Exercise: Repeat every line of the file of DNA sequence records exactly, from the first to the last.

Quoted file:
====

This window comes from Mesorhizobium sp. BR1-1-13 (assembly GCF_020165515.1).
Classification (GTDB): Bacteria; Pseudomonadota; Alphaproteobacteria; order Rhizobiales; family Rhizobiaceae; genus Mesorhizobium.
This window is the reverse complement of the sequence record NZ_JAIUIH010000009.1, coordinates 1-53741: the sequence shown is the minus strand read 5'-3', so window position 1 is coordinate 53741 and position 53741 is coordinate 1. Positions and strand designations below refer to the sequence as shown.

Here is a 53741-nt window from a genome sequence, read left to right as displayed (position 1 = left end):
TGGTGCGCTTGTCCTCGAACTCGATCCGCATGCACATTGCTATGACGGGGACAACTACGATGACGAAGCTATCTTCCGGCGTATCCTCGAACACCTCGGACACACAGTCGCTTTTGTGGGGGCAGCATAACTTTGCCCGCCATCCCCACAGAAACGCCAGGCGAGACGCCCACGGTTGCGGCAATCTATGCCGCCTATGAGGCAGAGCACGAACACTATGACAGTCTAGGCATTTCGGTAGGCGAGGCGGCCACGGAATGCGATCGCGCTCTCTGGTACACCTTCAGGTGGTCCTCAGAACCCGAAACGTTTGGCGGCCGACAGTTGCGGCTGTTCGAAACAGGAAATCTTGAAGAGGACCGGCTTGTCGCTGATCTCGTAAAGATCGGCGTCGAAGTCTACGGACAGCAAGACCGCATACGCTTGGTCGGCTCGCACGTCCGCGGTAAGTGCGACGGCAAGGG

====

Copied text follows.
This window comes from Mesorhizobium sp. BR1-1-13 (assembly GCF_020165515.1).
Classification (GTDB): Bacteria; Pseudomonadota; Alphaproteobacteria; order Rhizobiales; family Rhizobiaceae; genus Mesorhizobium.
This window is the reverse complement of the sequence record NZ_JAIUIH010000009.1, coordinates 1-53741: the sequence shown is the minus strand read 5'-3', so window position 1 is coordinate 53741 and position 53741 is coordinate 1. Positions and strand designations below refer to the sequence as shown.

Here is a 53741-nt window from a genome sequence, read left to right as displayed (position 1 = left end):
TGGTGCGCTTGTCCTCGAACTCGATCCGCATGCACATTGCTATGACGGGGACAACTACGATGACGAAGCTATCTTCCGGCGTATCCTCGAACACCTCGGACACACAGTCGCTTTTGTGGGGGCAGCATAACTTTGCCCGCCATCCCCACAGAAACGCCAGGCGAGACGCCCACGGTTGCGGCAATCTATGCCGCCTATGAGGCAGAGCACGAACACTATGACAGTCTAGGCATTTCGGTAGGCGAGGCGGCCACGGAATGCGATCGCGCTCTCTGGTACACCTTCAGGTGGTCCTCAGAACCCGAAACGTTTGGCGGCCGACAGTTGCGGCTGTTCGAAACAGGAAATCTTGAAGAGGACCGGCTTGTCGCTGATCTCGTAAAGATCGGCGTCGAAGTCTACGGACAGCAAGACCGCATACGCTTGGTCGGCTCGCACGTCCGCGGTAAGTGCGACGGCAAGGG